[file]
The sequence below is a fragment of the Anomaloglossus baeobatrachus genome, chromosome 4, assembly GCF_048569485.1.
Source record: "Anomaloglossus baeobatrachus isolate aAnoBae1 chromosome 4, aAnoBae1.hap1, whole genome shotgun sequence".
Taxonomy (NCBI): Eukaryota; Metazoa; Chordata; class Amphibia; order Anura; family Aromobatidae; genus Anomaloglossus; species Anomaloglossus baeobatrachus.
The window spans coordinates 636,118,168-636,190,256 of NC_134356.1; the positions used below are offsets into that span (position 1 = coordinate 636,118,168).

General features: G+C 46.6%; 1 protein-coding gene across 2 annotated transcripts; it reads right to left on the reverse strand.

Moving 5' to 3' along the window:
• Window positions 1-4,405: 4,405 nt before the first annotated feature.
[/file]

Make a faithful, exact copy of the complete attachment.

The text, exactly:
The sequence below is a fragment of the Anomaloglossus baeobatrachus genome, chromosome 4, assembly GCF_048569485.1.
Source record: "Anomaloglossus baeobatrachus isolate aAnoBae1 chromosome 4, aAnoBae1.hap1, whole genome shotgun sequence".
Taxonomy (NCBI): Eukaryota; Metazoa; Chordata; class Amphibia; order Anura; family Aromobatidae; genus Anomaloglossus; species Anomaloglossus baeobatrachus.
The window spans coordinates 636,118,168-636,190,256 of NC_134356.1; the positions used below are offsets into that span (position 1 = coordinate 636,118,168).

General features: G+C 46.6%; 1 protein-coding gene across 2 annotated transcripts; it reads right to left on the reverse strand.

Moving 5' to 3' along the window:
• Window positions 1-4,405: 4,405 nt before the first annotated feature.